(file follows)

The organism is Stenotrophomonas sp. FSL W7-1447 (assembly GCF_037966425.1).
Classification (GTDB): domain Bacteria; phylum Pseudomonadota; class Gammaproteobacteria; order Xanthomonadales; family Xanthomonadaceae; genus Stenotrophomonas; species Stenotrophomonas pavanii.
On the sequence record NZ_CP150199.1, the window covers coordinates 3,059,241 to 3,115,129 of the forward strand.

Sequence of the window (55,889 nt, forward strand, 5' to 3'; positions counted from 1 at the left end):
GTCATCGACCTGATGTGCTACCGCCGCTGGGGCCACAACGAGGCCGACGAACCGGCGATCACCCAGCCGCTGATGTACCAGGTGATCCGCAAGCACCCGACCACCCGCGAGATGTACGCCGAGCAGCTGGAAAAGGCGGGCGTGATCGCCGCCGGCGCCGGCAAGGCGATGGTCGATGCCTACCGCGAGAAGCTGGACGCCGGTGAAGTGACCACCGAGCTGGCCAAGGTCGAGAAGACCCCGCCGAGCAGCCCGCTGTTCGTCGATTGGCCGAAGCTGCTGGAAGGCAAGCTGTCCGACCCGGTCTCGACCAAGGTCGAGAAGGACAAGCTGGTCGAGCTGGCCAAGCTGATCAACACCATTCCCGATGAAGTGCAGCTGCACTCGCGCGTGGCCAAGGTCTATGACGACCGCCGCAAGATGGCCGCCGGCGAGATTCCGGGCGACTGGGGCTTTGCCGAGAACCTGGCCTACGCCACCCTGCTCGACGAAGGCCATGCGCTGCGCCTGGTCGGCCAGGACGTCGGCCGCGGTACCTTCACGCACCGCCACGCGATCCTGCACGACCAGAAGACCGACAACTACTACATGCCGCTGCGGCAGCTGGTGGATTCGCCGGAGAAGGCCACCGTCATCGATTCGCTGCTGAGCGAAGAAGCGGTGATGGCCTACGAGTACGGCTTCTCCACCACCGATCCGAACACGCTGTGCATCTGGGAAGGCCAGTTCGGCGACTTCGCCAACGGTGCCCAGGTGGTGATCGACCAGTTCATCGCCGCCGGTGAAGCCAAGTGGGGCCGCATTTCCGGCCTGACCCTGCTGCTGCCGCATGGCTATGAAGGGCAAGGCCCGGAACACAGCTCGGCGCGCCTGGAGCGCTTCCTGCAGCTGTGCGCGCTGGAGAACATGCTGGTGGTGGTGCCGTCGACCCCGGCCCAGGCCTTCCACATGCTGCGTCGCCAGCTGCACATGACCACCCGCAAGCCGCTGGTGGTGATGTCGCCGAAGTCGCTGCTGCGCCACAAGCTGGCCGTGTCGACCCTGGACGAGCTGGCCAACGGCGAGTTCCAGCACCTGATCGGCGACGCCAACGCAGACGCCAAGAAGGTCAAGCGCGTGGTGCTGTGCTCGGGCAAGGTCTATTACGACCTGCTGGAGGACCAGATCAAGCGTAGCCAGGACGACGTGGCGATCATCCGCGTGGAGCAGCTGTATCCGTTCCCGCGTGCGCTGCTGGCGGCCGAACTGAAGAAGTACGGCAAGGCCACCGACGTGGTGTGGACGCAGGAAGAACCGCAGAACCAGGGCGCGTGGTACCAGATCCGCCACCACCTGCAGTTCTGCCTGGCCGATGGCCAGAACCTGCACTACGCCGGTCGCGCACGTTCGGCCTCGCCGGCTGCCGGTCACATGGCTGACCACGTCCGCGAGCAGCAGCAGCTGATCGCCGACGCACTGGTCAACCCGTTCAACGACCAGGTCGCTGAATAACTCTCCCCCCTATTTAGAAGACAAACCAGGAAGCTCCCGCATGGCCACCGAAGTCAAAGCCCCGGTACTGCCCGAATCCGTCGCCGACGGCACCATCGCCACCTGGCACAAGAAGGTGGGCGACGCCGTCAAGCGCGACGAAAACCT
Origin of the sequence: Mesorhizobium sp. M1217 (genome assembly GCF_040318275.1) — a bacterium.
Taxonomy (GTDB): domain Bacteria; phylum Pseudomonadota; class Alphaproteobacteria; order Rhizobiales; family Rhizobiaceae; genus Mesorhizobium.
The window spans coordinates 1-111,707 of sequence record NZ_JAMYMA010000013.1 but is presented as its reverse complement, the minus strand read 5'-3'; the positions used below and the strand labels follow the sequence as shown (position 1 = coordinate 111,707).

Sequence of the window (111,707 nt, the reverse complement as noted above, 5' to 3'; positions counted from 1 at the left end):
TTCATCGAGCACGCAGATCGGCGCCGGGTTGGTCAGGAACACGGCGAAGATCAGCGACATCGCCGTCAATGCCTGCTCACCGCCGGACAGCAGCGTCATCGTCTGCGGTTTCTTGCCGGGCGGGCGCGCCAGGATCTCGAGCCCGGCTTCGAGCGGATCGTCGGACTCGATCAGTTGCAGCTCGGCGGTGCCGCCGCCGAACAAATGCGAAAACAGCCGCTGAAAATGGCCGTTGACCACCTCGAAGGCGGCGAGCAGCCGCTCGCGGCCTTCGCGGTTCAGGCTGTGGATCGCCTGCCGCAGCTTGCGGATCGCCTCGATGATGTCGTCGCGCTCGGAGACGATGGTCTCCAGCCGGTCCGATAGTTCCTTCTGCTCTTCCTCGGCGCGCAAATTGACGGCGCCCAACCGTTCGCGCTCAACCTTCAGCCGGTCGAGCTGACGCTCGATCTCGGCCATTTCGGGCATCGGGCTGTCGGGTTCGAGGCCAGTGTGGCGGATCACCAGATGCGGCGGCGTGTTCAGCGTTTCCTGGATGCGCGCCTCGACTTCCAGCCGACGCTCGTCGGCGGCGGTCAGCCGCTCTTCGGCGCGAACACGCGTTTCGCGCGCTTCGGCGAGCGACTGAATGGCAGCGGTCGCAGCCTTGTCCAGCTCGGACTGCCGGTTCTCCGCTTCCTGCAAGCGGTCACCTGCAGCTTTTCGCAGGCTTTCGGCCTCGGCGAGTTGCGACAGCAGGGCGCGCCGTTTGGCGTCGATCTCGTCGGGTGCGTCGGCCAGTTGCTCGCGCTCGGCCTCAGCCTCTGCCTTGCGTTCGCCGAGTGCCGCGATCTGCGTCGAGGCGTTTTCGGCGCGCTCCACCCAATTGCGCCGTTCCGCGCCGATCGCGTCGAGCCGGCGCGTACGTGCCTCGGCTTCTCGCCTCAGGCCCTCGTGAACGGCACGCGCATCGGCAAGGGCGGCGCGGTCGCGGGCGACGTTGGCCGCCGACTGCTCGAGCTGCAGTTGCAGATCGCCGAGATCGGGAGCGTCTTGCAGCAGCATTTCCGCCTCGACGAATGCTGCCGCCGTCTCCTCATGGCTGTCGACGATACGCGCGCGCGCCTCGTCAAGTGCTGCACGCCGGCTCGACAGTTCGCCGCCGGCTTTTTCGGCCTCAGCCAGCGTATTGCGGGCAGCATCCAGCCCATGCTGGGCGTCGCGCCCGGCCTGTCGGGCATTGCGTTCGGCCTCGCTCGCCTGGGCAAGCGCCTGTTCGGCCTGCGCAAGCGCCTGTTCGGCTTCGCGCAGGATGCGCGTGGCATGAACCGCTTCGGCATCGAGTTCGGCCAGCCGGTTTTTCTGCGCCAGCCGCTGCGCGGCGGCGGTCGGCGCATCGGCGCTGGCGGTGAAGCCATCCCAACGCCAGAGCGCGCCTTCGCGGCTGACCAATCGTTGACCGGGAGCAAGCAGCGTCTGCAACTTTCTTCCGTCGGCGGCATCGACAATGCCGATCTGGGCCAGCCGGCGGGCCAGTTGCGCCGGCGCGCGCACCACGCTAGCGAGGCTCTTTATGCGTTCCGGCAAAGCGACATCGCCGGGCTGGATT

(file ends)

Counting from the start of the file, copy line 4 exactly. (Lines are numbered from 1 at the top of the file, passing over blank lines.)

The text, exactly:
Sequence of the window (55,889 nt, forward strand, 5' to 3'; positions counted from 1 at the left end):